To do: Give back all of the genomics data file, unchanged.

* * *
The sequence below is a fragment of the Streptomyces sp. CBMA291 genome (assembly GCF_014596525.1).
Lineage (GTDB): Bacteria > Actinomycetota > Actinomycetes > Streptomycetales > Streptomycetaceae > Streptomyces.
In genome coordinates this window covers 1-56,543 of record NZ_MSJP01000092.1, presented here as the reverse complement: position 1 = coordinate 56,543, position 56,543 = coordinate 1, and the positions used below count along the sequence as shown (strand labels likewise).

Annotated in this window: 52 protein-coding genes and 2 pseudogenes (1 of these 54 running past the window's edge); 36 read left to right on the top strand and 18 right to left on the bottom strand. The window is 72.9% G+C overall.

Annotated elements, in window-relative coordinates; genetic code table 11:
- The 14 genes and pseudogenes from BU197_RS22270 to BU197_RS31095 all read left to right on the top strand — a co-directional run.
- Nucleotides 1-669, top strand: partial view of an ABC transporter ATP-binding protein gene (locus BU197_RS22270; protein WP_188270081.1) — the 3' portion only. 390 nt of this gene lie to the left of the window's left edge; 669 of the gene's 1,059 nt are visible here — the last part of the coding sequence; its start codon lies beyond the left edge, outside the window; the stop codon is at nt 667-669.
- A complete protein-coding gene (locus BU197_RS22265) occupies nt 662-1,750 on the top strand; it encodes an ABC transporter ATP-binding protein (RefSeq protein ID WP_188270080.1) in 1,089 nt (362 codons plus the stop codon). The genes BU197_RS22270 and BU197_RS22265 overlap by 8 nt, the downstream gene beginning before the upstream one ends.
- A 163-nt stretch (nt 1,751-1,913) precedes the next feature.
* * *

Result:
The sequence below is a fragment of the Streptomyces sp. CBMA291 genome (assembly GCF_014596525.1).
Lineage (GTDB): Bacteria > Actinomycetota > Actinomycetes > Streptomycetales > Streptomycetaceae > Streptomyces.
In genome coordinates this window covers 1-56,543 of record NZ_MSJP01000092.1, presented here as the reverse complement: position 1 = coordinate 56,543, position 56,543 = coordinate 1, and the positions used below count along the sequence as shown (strand labels likewise).

Annotated in this window: 52 protein-coding genes and 2 pseudogenes (1 of these 54 running past the window's edge); 36 read left to right on the top strand and 18 right to left on the bottom strand. The window is 72.9% G+C overall.

Annotated elements, in window-relative coordinates; genetic code table 11:
- The 14 genes and pseudogenes from BU197_RS22270 to BU197_RS31095 all read left to right on the top strand — a co-directional run.
- Nucleotides 1-669, top strand: partial view of an ABC transporter ATP-binding protein gene (locus BU197_RS22270; protein WP_188270081.1) — the 3' portion only. 390 nt of this gene lie to the left of the window's left edge; 669 of the gene's 1,059 nt are visible here — the last part of the coding sequence; its start codon lies beyond the left edge, outside the window; the stop codon is at nt 667-669.
- A complete protein-coding gene (locus BU197_RS22265) occupies nt 662-1,750 on the top strand; it encodes an ABC transporter ATP-binding protein (RefSeq protein ID WP_188270080.1) in 1,089 nt (362 codons plus the stop codon). The genes BU197_RS22270 and BU197_RS22265 overlap by 8 nt, the downstream gene beginning before the upstream one ends.
- A 163-nt stretch (nt 1,751-1,913) precedes the next feature.